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Home | EducationMakers | Barbara Lett Simmons
Color: Brown
Food: Rack of Lamb
Quote: Think, feel, and believe.
Season: Spring and Fall
Vacation Destination: U.S. Virgin Islands
Battlecreek, Michigan United States
Interview Description:

Biography |

Interview Date: 9/28/2004

Barbara Lett Simmons was born on June 4, 1927, in Battlecreek, Michigan; she was raised in a traditional Seventh Day Adventist household, her mother working as a homemaker and her father was a lumberjack and coal contractor. In 1945, Simmons earned her high school diploma from Battlecreek Central High School, where she was a member of the volleyball, basketball, and debate teams; active in the Spanish and yearbook clubs; and worked on the school newspaper.

In 1949, Simmons earned her bachelor’s of art degree in sociology and education from Western Michigan University. While at WMU, Simmons was a member of the debate team, International Relations Club, and vice president of her senior class. From 1949 until 1962, Simmons taught in Detroit, Michigan, public schools, until her family relocated to Washington, D.C. From 1962 until 1965, Simmons taught in Montgomery County, Maryland (a Washington, DC suburb), public schools and was one of the first African American teachers to integrate its public school system. From 1967 until 1968 Simmons served as education coordinator for the Washington, D.C., Poverty Program. From there, Simmons worked for the Department of Education, training instructors to teach adult students until 1972; her work would become a national training module for fourteen states.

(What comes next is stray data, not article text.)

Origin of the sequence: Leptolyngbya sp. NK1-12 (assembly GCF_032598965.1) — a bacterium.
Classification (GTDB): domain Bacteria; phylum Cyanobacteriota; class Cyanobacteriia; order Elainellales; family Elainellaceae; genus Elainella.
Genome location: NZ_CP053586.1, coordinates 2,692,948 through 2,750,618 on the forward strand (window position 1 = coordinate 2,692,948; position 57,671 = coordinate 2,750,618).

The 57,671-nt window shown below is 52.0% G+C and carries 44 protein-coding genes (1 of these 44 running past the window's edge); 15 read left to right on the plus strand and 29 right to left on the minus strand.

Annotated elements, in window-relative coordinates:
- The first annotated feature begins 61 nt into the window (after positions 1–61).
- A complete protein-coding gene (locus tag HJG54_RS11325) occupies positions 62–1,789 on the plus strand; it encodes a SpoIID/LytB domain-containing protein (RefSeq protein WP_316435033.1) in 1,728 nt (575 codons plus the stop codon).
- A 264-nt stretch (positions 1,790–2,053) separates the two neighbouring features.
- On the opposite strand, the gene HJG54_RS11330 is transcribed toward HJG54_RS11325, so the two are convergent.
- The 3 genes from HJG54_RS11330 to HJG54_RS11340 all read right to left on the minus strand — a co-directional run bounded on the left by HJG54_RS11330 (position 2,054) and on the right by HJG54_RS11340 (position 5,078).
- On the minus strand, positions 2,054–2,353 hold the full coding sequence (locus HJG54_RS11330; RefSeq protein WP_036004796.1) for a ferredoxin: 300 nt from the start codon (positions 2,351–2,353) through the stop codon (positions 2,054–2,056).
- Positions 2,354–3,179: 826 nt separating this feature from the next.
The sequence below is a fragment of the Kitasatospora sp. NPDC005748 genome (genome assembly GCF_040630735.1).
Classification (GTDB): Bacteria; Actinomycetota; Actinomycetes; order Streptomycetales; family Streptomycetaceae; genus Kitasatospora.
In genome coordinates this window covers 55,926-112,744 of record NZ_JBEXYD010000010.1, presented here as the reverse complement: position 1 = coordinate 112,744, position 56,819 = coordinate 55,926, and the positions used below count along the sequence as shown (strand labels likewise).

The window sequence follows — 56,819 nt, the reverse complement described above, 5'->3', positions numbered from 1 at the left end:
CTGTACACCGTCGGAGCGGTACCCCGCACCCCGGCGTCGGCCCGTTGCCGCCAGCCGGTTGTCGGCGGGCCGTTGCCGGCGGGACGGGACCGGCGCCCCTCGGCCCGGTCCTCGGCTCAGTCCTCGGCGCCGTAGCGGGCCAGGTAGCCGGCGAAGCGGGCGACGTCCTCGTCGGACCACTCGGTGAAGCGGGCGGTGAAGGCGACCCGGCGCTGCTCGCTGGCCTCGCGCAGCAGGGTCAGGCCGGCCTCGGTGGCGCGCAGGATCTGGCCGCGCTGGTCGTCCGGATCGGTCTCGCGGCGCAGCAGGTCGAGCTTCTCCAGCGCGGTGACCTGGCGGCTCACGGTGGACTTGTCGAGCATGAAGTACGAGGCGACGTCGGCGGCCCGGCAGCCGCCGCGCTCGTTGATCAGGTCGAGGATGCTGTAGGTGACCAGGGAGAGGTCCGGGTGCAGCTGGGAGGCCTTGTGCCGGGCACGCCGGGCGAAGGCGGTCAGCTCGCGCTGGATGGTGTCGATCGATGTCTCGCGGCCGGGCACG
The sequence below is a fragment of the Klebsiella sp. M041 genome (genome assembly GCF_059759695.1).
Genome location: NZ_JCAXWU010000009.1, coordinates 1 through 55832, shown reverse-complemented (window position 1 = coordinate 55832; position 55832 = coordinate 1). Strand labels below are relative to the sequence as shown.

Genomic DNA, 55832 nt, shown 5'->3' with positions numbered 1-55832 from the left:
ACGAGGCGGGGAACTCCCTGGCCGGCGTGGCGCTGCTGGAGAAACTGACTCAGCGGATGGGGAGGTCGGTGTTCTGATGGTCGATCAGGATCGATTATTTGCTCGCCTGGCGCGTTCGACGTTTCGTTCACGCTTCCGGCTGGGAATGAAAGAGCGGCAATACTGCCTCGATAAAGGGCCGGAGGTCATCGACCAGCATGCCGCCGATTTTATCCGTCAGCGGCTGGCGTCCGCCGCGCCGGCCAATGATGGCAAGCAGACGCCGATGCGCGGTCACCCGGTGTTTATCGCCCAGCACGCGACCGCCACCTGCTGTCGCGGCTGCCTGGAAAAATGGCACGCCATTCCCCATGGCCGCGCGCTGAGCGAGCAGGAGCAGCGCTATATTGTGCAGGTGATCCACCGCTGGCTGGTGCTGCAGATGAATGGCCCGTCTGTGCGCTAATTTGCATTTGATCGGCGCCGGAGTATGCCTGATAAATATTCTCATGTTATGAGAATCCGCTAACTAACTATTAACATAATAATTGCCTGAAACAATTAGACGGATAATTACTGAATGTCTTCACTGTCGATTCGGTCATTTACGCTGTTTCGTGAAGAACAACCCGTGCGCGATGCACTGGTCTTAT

In 1972, Simmons formed BLS and Associates, a staff development and training consulting firm; the following year she was elected to the Washington, D.C. Board of Education, where she served until 1986. As a school board member, Simmons vigorously fought for the rights of poor and disabled students. In 1977 Simmons created and hosted a cable television and radio program entitled Educationally Speaking.

Active in the political process as well, during the 2000 presidential race Simmons made headlines when she, as a Democratic elector from the District of Columbia, abstained from voting for Al Gore in the Electoral College, going against expectations; this act was in protest of the District's lack of a voting representative in Congress. In 2004, Simmons led an unsuccessful effort to recall Washington, D.C., mayor Anthony Williams. Simmons was the recipient of numerous awards and honors for her civic leadership and work in education.

Barbra Lett Simmons passed away on December 22, 2012.

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